"There is no way in the world to figure out what it's like to live here," Hillary Clinton once said of life in the White House. Yet Michelle Obama seems to have figured it out quite easily, likening her stint at 1600 Pennsylvania Avenue to living in "a really nice prison".
And while the President's wife accompanied her husband in London last month ("counting the days" left on her sentence as she goes), the Secretary of State has been busy winning the New York primary as part of her valiant attempt to break back into the Great White Jail.
Two more different women it's hard to imagine. Little wonder, then, that according to a new book to published this month, the current and former First Ladies cannot stand one another.
"There have been many lasting friendships formed between First Ladies - often over party lines," says Kate Andersen Brower, author of First Women: The Grace and Power of America's Modern First Ladies. "But Hillary and Michelle? That really is a personality clash."
Over the past two years, the former White House correspondent of Bloomberg News has interviewed more than 200 staff members and aides (many of them being surprisingly outspoken) and ploughed through files of previously unread correspondence between the world's most elite sorority - from Bess Wallace Truman and Lady Bird Johnson to Nancy Reagan and Jackie Kennedy, through to Michelle Obama - in order to uncover the truth behind the sisterly spin.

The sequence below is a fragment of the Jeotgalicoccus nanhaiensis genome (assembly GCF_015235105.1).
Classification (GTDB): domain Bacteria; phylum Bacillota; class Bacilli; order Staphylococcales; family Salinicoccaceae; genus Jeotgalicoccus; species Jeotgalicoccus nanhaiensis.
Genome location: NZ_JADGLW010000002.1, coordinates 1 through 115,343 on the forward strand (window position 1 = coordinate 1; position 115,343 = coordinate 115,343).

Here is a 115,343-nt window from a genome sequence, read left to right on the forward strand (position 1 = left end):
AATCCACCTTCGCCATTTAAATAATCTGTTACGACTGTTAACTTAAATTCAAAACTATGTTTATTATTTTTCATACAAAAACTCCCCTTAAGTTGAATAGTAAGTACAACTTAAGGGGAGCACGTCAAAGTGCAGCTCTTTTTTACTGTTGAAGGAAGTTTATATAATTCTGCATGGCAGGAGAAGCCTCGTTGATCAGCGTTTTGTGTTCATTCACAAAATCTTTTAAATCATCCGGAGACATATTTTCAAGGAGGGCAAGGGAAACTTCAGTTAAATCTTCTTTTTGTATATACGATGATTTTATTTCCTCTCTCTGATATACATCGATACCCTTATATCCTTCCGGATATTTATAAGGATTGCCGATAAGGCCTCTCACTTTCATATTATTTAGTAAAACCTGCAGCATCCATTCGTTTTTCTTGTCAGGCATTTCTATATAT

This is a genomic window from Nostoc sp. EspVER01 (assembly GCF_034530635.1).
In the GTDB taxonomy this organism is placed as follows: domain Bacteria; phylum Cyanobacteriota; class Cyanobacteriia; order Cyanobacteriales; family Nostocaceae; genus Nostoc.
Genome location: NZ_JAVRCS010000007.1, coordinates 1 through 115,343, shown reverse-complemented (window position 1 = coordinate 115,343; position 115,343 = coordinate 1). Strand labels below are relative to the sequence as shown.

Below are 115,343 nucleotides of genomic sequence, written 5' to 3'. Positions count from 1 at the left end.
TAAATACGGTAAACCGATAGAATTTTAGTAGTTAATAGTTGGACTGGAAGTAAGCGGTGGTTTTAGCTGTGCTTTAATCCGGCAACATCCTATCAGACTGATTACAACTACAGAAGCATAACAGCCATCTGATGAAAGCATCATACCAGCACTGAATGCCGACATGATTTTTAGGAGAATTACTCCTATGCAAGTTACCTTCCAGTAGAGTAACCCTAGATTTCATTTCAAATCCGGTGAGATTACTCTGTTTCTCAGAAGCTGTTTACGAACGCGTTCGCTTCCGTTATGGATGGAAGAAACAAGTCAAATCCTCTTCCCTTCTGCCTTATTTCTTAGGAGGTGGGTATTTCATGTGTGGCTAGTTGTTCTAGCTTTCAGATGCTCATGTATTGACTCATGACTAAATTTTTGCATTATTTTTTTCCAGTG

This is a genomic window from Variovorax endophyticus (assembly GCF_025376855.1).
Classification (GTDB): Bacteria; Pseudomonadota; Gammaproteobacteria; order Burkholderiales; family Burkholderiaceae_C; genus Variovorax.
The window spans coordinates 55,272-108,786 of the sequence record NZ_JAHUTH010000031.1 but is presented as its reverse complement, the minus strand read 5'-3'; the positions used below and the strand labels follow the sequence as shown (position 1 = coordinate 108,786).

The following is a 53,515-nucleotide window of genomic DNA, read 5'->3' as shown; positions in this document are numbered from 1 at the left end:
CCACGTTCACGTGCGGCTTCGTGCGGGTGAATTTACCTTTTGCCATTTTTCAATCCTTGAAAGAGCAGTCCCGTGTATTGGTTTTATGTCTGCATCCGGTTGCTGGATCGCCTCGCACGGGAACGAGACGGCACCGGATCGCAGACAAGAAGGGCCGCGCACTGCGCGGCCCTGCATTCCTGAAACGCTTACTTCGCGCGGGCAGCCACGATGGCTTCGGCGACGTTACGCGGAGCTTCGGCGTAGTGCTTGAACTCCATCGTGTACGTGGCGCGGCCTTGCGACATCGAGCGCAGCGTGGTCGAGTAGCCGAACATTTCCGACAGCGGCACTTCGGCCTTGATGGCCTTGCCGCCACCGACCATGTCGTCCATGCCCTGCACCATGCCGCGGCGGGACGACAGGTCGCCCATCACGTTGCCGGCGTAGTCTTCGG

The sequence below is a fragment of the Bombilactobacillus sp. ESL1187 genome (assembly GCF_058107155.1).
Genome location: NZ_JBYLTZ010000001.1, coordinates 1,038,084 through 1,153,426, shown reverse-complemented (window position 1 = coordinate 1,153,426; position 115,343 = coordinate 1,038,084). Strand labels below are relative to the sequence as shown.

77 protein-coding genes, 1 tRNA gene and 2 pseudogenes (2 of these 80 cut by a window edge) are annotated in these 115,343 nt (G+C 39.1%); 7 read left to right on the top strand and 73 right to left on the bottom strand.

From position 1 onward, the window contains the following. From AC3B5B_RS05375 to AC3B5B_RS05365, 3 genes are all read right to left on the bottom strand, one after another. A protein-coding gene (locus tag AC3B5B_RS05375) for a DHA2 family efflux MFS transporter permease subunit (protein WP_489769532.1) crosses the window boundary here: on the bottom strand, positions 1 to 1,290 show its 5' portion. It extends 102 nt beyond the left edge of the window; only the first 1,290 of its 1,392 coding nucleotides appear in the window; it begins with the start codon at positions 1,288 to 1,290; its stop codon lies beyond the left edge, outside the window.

Although Brower details antagonisms between Rosalynn Carter and Betty Ford, Barbara Bush and Clinton ("who had the worst relationship of them all"), it's the revelations made about Hillary and Michelle's rapport ("probably second-worst") that have been making headlines on both sides of the pond.
"Fraught with hurt feelings and resentment" is how the author sums up the women's relationship today, confirming what White House staff have known for years.
Much of that resentment stems from 2008, when Hillary Clinton, running for the Democrat nomination, mocked Obama's message of hope at a rally in Ohio: "I could stand up here and say, 'Let's just get everybody together. Let's get unified. The sky will open, the light will come down, celestial choirs will be singing, and everyone will know that we should do the right thing, and the world would be perfect' ..." When her husband drew clumsy comparisons between Barack Obama and Jesse Jackson, Brower's book makes it clear that there's a lot more to the rift than political folklore would have us believe.
One of Obama's former aides told Brower: "When Michelle Obama views the Clintons, I don't want to say she's looking down her nose at them - but she kind of is."
The reason? "The Obamas think that more could have been done in Clinton's White House if it weren't for President Clinton's personal life," Brower reveals.
"The Obamas see themselves as people who are fighting for causes and ideals, not for money and power - which is how they see the Clintons. Hillary can't wait to come back to the White House, but Michelle can't wait to leave."